What is the difference between editing and proofreading?
This is kind of a trick question, because there is more than one type of editing and definitions vary. It can be confusing. It’s important to ask just what someone means by the terms they’re using when it comes to what kind of editing they do.
One common form of editing is “developmental editing,” also sometimes called “substantive editing” (though others use that term differently) or “deep edits.” It involves steering the direction of your story, creating or developing your characters, and sometimes reworking your manuscript completely.
Nearly every book that’s published by a traditional publishing house will go through developmental editing. It’s one of the things that makes self-publishing so appealing to so many authors.
I don’t like “developmental editing.” To me, it usually means the story is no longer the writer’s story; it’s a mix of the writer’s story and the editor’s story. I’ve known a lot of writers who feel like their books aren’t even their books anymore after they’ve been through the hands of developmental editors. The writers are disillusioned, and some never write again. Do some people need that kind of help? Yes. Do I like to do it? No. I prefer to work with a manuscript that’s been developed already.
Copyediting or line editing
The kind of editing I like to do (and that everyone needs) is called “copyediting” or “line editing.” Some classify line editing as developmental editing. The differing definitions make it imperative to clarify with each editor you contact exactly what they do.
When I edit, I make changes at the sentence level, making sure the writing is clear and says what the writer is trying to communicate. I make sure it’s free from mechanical and usage errors such as subject/verb agreement, and also look for continuity errors and consistency of style. Fiction and nonfiction both get copy edited.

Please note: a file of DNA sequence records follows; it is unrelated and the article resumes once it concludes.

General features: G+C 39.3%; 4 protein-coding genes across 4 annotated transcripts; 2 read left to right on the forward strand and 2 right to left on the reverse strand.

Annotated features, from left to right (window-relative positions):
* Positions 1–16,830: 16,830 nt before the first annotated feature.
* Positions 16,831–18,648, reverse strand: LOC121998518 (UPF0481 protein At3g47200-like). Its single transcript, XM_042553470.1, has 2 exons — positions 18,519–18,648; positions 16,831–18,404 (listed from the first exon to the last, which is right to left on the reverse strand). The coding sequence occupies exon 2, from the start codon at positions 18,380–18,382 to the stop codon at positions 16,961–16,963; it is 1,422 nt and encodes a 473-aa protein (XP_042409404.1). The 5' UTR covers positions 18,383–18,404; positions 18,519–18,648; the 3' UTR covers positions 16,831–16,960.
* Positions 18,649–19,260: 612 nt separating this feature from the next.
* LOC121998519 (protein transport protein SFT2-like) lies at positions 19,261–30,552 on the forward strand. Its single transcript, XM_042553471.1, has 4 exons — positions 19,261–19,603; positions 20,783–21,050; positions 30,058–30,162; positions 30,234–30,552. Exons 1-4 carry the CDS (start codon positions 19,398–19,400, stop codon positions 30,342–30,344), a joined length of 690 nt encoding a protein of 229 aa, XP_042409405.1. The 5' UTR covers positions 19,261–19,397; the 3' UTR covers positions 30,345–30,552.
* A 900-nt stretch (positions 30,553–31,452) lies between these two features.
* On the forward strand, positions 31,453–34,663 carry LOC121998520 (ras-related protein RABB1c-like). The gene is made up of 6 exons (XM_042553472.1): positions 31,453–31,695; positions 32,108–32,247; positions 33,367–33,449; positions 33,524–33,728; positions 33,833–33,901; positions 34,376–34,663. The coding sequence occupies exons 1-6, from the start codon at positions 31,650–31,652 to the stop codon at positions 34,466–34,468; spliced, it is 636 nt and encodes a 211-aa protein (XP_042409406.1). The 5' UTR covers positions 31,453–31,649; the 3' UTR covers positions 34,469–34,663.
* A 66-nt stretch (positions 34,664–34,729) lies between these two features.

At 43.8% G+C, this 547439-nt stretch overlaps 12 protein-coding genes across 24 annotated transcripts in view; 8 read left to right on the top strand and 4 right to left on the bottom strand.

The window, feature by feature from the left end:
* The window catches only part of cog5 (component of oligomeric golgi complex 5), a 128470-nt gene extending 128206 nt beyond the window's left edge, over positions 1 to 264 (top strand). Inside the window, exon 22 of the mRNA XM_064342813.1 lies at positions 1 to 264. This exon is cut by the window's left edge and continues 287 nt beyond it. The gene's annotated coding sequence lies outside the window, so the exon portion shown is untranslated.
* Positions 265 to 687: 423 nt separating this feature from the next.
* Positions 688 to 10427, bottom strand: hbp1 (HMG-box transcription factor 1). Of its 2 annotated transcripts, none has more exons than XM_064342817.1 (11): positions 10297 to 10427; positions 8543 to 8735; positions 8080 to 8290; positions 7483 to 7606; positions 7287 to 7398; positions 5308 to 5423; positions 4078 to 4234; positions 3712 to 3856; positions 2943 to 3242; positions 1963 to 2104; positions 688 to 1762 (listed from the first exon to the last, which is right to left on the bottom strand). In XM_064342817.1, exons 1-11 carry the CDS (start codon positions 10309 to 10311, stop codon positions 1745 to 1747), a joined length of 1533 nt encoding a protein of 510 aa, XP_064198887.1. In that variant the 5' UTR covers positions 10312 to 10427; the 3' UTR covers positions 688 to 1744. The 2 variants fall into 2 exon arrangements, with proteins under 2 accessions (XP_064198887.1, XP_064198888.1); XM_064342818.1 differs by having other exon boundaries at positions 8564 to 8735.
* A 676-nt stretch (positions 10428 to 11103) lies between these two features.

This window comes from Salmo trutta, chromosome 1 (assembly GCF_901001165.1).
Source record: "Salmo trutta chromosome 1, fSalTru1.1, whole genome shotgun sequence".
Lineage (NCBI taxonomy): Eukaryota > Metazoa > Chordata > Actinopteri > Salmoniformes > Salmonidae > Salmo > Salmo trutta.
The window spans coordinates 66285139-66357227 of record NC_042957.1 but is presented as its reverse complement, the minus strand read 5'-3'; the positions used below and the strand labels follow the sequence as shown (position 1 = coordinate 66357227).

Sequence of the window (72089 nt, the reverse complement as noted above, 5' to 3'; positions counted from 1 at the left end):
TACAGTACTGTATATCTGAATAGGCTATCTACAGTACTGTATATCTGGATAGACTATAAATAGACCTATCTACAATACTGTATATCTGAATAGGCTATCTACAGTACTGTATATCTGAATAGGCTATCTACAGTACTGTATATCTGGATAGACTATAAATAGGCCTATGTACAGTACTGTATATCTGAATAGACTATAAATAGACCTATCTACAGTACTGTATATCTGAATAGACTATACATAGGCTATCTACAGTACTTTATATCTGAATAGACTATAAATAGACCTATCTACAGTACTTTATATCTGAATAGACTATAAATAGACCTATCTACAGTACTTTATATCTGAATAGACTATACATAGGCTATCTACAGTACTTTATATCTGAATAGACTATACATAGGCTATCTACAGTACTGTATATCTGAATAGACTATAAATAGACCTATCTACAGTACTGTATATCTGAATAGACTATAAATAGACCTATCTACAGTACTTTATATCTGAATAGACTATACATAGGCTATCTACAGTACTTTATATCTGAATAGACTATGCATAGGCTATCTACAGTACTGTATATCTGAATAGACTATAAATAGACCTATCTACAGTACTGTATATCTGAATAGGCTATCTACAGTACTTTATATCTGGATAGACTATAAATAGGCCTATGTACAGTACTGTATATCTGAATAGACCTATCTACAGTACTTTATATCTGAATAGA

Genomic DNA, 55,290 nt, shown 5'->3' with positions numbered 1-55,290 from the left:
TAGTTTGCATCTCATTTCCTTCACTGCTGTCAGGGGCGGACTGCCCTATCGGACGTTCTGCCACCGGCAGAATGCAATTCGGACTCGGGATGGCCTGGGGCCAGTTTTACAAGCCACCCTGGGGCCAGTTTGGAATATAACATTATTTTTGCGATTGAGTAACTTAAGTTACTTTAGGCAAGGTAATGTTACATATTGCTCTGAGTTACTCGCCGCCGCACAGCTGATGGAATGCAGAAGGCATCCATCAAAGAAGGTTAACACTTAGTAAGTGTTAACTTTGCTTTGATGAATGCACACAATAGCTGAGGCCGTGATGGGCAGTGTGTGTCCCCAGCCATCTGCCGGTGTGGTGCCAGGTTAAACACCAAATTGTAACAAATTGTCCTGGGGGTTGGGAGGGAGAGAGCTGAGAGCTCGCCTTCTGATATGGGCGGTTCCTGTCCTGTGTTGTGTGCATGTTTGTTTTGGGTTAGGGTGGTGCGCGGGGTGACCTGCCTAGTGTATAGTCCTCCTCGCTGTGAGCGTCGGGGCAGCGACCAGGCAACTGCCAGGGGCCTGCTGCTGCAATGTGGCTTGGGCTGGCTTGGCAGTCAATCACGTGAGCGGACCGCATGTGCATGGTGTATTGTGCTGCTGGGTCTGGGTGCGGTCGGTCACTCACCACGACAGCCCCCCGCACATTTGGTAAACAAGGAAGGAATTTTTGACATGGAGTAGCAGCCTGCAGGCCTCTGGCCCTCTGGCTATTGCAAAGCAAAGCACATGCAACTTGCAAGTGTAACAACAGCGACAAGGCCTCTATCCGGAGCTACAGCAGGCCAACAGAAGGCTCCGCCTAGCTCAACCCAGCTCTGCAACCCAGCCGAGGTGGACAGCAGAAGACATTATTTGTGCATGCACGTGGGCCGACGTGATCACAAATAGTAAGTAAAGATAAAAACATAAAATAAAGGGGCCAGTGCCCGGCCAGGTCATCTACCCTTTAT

According to 2013 Writer’s Market, the industry standard (aka the “going rate”) for copy editing as of 2013 is a minimum of $2,000 per project and an upper end of $5,500 per project. Some editors charge less than the market standard, just as in any field, and it could be for any of a number of reasons. It might mean that they aren’t very good, but that’s not always the case. Asking for before-and-after samples, or asking for references can help determine if an editor is good.
Proofreading, which every piece of writing needs, is looking for and correcting small errors such as typographical errors, mistakes in spelling and usage. Some proofreaders also catch continuity errors. There is a bit of overlap between copy editing and proofreading. Some people think they are the same thing, but they’re not. If you’re lucky, you’ll find one person who does both jobs, for the same price. The “going rate” as of 2014 is $2.00-$5.00 a page for proofreading.
Hiring an editor
The writer/editor relationship can be a dream or a nightmare. I rarely hear anyone say their experience was in between those two extremes. In any case, there will be some tough moments to work through. It’s a lot easier if you know that your editor really cares about you and your writing.
Rebekah Hughes, James Woosley, and Archpriest Michael Keiser are among the authors for whom I was a good match, and we formed wonderful working relationships based on trust and gentle-but-clear communication. It made the process better for each of us, and I’m looking forward to editing their next books. Rebekah and James have given me testimonials (Father Michael is far too busy as new head of the missions department for the Antiochian Orthodox Christian Church, so I haven’t asked him to write one, though choosing me to edit his book may be testimonial enough).
Knowing the difference between editing and proofreading can save you embarrassment and cost. It’s important to ask the professional you’re discussing your project with what definition they use, so you know what you’ll be getting. It’s also important to make sure you have a good fit with that editor. Asking a lot of questions and asking to speak with people they’ve worked with before will help.